The International Criminal Court has issued an arrest warrant for a former journalist accused of attempting to bribe a witness in the case against Kenyan Deputy President William Ruto. The warrant will test Kenya’s willingness to cooperate with the ICC.
ICC Prosecutor Fatou Bensouda announced Wednesday Kenya has received orders for the immediate arrest of Walter Barasa, and his transfer to the court in The Hague.
In a recorded statement, Bensouda said Barasa was part of a “wider scheme” to interfere with witnesses in the case against the deputy president.
“The evidence collected so far indicates there is a network of people who are trying to sabotage the case against Mr. Ruto by interfering with prosecution witnesses. Walter Barasa, against whom compelling evidence has been collected, has been part of this network,” said Bensouda.
Kenya's Deputy President William Ruto (R) reacts as he sits in the courtroom before his trial at the ICC in The Hague in this September 10, 2013, file photo.
She said the issuance of the warrant should be a warning to others. If convicted, Barasa could face five years in prison.
Barasa told VOA an investigator in the case had alerted him to the impending arrest warrant. The journalist said he has the “grounds to defend [himself] against the allegations.”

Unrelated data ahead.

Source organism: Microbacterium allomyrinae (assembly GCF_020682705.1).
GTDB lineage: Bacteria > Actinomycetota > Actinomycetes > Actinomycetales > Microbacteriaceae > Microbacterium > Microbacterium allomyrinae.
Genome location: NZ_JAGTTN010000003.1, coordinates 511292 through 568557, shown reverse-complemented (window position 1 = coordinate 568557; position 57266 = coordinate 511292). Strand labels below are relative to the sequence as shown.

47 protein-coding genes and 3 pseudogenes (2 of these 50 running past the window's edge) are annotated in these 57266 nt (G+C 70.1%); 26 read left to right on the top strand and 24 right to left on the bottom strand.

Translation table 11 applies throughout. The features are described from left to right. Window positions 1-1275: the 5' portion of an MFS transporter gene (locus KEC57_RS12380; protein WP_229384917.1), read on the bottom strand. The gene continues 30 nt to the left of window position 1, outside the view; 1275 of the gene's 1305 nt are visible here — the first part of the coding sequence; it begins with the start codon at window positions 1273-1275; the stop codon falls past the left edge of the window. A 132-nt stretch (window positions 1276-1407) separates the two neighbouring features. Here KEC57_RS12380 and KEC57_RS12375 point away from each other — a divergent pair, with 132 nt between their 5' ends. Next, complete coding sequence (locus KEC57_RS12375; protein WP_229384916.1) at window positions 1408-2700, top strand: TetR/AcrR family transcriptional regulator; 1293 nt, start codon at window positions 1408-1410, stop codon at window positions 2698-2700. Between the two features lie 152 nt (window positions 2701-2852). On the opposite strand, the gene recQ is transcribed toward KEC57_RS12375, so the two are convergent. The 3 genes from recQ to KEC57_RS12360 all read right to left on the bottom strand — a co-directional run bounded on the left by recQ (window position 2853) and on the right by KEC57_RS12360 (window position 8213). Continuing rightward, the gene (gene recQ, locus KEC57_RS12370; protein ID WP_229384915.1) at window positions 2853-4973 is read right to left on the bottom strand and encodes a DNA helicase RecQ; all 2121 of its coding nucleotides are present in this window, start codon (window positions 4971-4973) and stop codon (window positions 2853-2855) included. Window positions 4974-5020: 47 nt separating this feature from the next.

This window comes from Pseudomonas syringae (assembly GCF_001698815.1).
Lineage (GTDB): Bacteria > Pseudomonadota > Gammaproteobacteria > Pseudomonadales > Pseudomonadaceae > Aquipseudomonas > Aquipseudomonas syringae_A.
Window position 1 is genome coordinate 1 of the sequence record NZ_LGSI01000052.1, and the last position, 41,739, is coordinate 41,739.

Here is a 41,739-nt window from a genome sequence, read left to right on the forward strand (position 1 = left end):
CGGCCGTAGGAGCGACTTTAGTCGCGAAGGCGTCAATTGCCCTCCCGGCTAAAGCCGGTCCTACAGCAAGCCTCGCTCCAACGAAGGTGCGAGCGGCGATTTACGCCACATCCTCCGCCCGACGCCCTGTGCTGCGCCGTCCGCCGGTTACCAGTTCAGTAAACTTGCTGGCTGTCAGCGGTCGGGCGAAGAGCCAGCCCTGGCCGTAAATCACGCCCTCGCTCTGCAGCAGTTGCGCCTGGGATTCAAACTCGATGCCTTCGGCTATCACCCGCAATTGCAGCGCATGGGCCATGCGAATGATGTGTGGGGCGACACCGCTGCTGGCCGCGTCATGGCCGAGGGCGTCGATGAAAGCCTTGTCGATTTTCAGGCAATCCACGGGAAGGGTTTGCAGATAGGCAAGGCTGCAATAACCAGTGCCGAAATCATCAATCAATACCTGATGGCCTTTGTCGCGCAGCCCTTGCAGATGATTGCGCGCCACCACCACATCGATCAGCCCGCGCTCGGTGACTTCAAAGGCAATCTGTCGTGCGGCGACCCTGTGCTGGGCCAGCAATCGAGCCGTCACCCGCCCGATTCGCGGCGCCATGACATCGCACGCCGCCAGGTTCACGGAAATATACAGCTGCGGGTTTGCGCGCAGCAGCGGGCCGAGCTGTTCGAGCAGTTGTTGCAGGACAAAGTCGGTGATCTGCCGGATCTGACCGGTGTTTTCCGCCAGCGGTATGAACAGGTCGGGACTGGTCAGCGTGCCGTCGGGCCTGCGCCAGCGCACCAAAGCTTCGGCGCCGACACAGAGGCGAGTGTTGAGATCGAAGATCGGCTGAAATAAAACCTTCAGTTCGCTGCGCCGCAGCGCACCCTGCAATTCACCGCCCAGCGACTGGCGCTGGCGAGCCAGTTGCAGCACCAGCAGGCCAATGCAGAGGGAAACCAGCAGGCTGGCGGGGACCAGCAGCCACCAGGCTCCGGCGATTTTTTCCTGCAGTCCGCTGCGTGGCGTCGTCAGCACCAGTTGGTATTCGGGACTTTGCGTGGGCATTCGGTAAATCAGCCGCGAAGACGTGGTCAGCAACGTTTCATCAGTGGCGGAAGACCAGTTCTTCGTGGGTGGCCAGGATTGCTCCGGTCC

Warrant seen as key test for Kenya
The order came Wednesday as Deputy President Ruto returned to the ICC for the resumption of his trial. He and President Uhuru Kenyatta are being tried in separate cases for allegedly orchestrating the deadly violence that followed the 2007 presidential election.
Whether Kenya decides to arrest Barasa is a key test of the government’s willingness to cooperate with the ICC, according to Apollo Mboya, head of the Law Society of Kenya.
“If they don’t execute this particular warrant, then it can be reasonably inferred that in the future, they will not cooperate in other instances,” said Mboya.
While Kenyatta and Ruto have promised to obey ICC orders, they have been lobbying for the court to drop the cases against them, or to refer the cases back to Kenya. The African Union has also supported the motion.
President Kenyatta is scheduled to stand trial in November.